mon 27/05/2024

Coalition, Channel 4 | reviews, news & interviews

Coalition, Channel 4

Coalition, Channel 4

How traditional two-party politics was forced to confront the unthinkable

The third way: potential coalitionists Cameron (Mark Dexter), Clegg (Bertie Carvel) and Brown (Ian Grieve)

Switched from last Thursday to accommodate the live standup gigs by Cast Iron Dave and "Tough Enough" Clint Miliband, this 90-minute drama took us back five years to the birth of the Conservative-Lib Dem pact. It purported to be based on "extensive research" and interviews with "people who were there", though there wasn't much that the average politico-freak wouldn't have known or surmised already. Some of the performances were fun though.

Particularly relishable was Mark Gatiss's portrayal of Peter Mandelson, silky and slithery like Kaa the snake in The Jungle Book. While all around him were veering between extremes of euphoria, rage and depression, Mandelson floated through a Westminster in chaos wearing an omniscient smirk, as if scheming 12 steps into the future even as Gordon Brown thrashed around like a dying mastodon in a paralysed 10 Downing Street (Gatiss as Mandelson, pictured below).

As David Cameron, Mark Dexter projected a believable mixture of uncertainty at the unknown world of coalition politics alongside an instinct to seize the day and lure the Lib Dems into the proverbial "Tory-led coalition" against their better judgment. Ian Grieve brought a fairly lifelike mix of physical bulk and grumbling grouchiness to Gordon Brown, though writer James Graham also lent some dignity and even pathos to his political passing. This version of Brown was willing to fall on his sword to help Labour hang on to power, and his resignation speech was surely more touching than the real thing ever was. Mandelson's advice to Brown not to delay his departure too long and avoid leaving "in the dark" felt like one of those shards of apocrypha that crop up in political memoirs and echo down the decades.

Over in the Blue camp, Graham seemed persuaded that George Osborne (Sebastian Armesto) was the cool analytical brain in the Tory machine, quick to spot the upside of a coalition (it would move the Conservatives towards the political centre and make them more electable in 2015), though the portrayal was undermined by Armesto's disorientating resemblance to David Miliband. Stuck in the middle was Nick Clegg (Bertie Carvel), cruelly flattered by euphoric opinion polls after his appearances in the televised leaders' debates, only to find that the Lib Dems ended up with an increased share of the vote but fewer seats.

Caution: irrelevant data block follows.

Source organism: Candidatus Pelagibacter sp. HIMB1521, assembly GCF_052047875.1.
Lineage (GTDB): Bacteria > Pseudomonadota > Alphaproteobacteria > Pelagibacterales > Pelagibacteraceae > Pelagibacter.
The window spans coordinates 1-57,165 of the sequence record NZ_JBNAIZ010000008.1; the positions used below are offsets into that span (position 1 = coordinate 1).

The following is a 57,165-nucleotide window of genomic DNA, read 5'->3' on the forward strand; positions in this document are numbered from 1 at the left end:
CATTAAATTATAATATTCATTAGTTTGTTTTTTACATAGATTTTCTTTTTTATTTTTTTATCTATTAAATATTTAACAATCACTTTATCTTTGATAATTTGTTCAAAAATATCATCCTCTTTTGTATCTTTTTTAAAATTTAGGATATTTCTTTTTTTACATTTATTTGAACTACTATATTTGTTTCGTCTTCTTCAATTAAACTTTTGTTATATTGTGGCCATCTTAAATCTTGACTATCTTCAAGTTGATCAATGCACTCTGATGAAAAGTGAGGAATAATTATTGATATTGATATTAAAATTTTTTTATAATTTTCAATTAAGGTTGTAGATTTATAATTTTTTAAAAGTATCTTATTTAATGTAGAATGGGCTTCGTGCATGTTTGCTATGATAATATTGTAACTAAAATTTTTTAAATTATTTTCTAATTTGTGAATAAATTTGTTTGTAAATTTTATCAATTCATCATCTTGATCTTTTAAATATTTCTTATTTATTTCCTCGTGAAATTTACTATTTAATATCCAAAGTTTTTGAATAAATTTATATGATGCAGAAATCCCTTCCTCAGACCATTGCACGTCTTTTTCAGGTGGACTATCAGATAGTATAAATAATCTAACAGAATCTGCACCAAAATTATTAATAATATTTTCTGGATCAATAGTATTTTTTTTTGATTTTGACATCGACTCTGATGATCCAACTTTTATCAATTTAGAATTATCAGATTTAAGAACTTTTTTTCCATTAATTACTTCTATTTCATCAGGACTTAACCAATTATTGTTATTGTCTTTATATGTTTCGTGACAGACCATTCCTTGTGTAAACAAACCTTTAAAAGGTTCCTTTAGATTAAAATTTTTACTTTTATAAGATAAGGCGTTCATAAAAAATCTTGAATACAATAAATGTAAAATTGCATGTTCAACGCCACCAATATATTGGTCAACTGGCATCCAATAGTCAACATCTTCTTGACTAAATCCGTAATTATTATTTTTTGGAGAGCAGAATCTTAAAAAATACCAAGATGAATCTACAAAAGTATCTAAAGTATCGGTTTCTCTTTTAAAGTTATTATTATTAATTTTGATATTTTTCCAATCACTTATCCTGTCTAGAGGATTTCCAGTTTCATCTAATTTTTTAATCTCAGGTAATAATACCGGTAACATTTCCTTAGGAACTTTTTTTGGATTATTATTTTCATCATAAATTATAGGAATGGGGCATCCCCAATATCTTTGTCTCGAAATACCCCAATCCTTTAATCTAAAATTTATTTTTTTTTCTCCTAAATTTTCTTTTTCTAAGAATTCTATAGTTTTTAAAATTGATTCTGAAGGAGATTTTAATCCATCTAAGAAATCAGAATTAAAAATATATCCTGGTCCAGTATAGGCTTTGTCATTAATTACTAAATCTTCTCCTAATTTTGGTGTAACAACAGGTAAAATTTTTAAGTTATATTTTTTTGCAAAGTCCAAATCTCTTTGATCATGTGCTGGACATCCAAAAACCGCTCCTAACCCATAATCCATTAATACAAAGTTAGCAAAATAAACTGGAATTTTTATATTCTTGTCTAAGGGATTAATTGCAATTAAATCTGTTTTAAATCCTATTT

Clegg was the most nuanced of the three leaders, as Graham probed acutely into the ideals-collide-with-reality scenario into which the Lib Dems had been pitched. Clegg was more willing than most of his colleagues (including Donald Sumpter's Paddy Ashdown, pictured left, looking old enough to be Ming Campbell's dad) to treat politics as the art of the possible rather than the impossible dream, and urged them to accept difficult compromises in order to "grab this historic chance to once and for all matter". We shall see what remains of his party in May.

Depicting living politicians can hardly avoidly suffering by all-too-easy comparisons, since these people are always popping up on the telly to spout their boilerplate nonsense one more time, and some of the casting felt wildly misjudged (apparently there was somebody playing Andy Coulson, but I didn't spot him at all). Interestingly, Sally Scott and Caroline Fitzgerald looked spot-on as Samantha Cameron and Sarah Brown, but neither of them was deemed worthy of a line. Anyway must dash – have to prepare for Coalition 2: Boom or Bust?

Mandelson floated through a Westminster in chaos wearing an omniscient smirk, as if scheming 12 steps into the future


Editor Rating: 
Average: 3 (1 vote)

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